Elevated levels of C/EBPα might allow formation of C/EBPα:C/EBPα homodimers capable of activating targets such as Gfi1 and Cebpe required for granulopoiesis. In monocytic progenitors, reduced levels of C/EBPα may instead form C/EBPα:AP-1 heterodimers, mediated by their leucine zipper domains. Of note, dimerization of C/EBPα with AP-1 proteins stimulates murine marrow monopoiesis, and C/EBP:AP-1 hybrid elements are enriched in promoter and enhancer regions of multiple monocyte-specific genes , , . M-CSF activates ERK more potently than G-CSF, ERK inactivates C/EBPα via serine phosphorylation, and chemical ERK inhibition favors granulopoiesis , . Thus, not only Cebpa expression but also C/EBPα activity might be regulated during myeloid lineage specification, with inactive C/EBPα still capable of forming active complexes with AP-1 proteins to help direct monopoiesis.
Consistent with prior studies showing that the murine Cebpa(−/−) fetal liver has increased BFU-E and that exogenous C/EBPα inhibits erythropoiesis in transduced human CD34+ marrow cells , , Cebpa knockdown increased MEP, BFU-E, and expression of erythroid-specific genes in lineage-negative marrow progenitors. This effect may in part reflect inhibition of PU.1 expression, as PU.1 directly binds GATA-1 to inhibit erythropoiesis , . On the other hand, the modest reduction in PU.1 RNA in response to Cebpa knockdown raises the possibility that C/EBPα impedes erythropoiesis through additional mechanisms as well.
Global gene expression analysis of lineage-negative marrow progenitors after vector or Cebpa shRNA transduction and culture in myeloid cytokines confirmed reduction in Gfi1 and Cebpe, known regulators of granulopoiesis and direct targets of C/EBPα , , and also demonstrated a decrease in Ets1 and Klf5. Strikingly correlating with these findings, GR+MR− cells were not only enriched for Cebpa but also for Gfi1, Cebpa, Ets1, and Klf5, underscoring their potential importance as C/EBPα-regulated targets relevant to granulopoiesis. Of note, exogenous C/EBPα induces Klf5 in human CD34+ marrow cells, Klf5 is increased in granulocytes compared with monocytes or erythroblasts, Klf5 knockdown impairs 32Dcl3 or NB4 granulopoiesis, and Klf5 deletion reduces murine myelopoiesis , –. Interestingly, Klf4 antagonizes Klf5 in non-hematopoietic lineages, exogenous Klf4 directs marrow monopoiesis, and we find Klf4 RNA enriched in the GR−MR+ population .
Given substantial data, discussed above, indicated that increased PU.1 favors monopoiesis over granulopoiesis, it is also noteworthy that PU.1 levels were similar in the GR+MR− and GR−MR+ subsets. In contrast, Irf8 was markedly elevated in the GR−MR+ population. Irf8 forms a complex with PU.1 to direct binding to composite Ets/IRF DNA elements, and Irf8 is required for monopoiesis , . Thus, graded PU.1 activity, rather than expression, in the two myeloid lineages might be achieved via graded Irf8 expression.
Cebpa knockdown reduced Ikbke and increased Nfkbia, thereby predicting impaired NF-κB activation, and indeed pathway analysis uncovered suppression of several pro-inflammatory pathways. Mice lacking NF-κB p50 have 3-fold reduced C/EBPα RNA and protein, 2-fold reduced CFU-G, and mildly increased CFU-M , suggesting that impairment of NF-κB activation through changes in NF-κB p50, IκB kinase ε, and IκBα expression may contribute to the reduced granulopoiesis observed with Cebpa knockdown.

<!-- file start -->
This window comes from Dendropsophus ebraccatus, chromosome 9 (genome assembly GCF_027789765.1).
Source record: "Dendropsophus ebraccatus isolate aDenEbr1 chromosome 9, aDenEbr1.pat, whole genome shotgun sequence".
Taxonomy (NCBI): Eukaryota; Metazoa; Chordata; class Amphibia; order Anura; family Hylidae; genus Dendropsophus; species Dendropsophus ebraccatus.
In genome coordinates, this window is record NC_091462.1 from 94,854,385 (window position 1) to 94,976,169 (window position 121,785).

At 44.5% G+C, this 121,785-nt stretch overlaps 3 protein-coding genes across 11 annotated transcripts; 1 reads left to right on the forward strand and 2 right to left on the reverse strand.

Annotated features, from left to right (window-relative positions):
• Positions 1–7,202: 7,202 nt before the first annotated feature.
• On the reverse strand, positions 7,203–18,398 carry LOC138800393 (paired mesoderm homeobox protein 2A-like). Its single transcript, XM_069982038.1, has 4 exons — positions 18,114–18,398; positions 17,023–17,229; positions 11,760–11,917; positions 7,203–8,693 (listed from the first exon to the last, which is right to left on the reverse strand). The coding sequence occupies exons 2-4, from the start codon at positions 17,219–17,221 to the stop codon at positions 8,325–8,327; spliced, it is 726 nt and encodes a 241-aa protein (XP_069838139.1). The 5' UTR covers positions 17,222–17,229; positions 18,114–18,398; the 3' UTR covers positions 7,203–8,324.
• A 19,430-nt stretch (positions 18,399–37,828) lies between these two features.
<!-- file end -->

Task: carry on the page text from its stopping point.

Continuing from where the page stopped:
Myeloid colony morphologies. A) Typical murine CFU-G, CFU-M, and CFU-GM. B) Typical human CFU-G, CFU-M, and CFU-GM. Images were obtained at 40X using a Nikon Eclipse Ti microscope. All six CFUs are shown at the same scale.
Cebpa knockdown increases monocyte relative to granulocyte formation in comparison with empty (Vec) or non-targeting vector (NTV) lentiviral controls. Transduced, puromycin selected marrow cells were placed in liquid culture with IL-3, IL-6, and SCF. FACS analyses for Mac-1 and Gr-1 on D2 are shown. Arrows indicate immature, Mac-1−Gr-1− cells.
Cebpa knockdown increases erythroid colonies. A) Marrow cells transduced with the pLKO.1 vector or with Cebpa shRNA B9 were selected in puromycin and then plated in methylcellulose with EPO at 1.6E5 cells/ml, and BFU-E were enumerated 7 days later (n = 3). B) Pooled CFU cells were subjected to FACS analysis for Ter119.
High-level Cebpa knockdown does not reduce Cebpg in murine marrow progenitors or in the 32Dcl3 cell line. A) RNA samples from replicate pLKO.1 (Vec) and B9 transductions were subjected to quantitative RT-PCR in triplicate for Cebpg relative to β-actin RNA. Expression in pLKO.1 vector samples was set to 1.0 on average in each experiment, and mean Relative Expression values in B9 samples are shown. B) Similar analysis was conducted for RNAs prepared from parental 32Dcl3 cells or the 32Dcl3 pLKO.1, B11-1, or B9-2 lines. Average expression in the vector line was set to 1.0.
Conceived and designed the experiments: OM SH HG GG ADF. Performed the experiments: OM SH HG GG. Analyzed the data: OM SH HG GG ADF. Wrote the paper: ADF.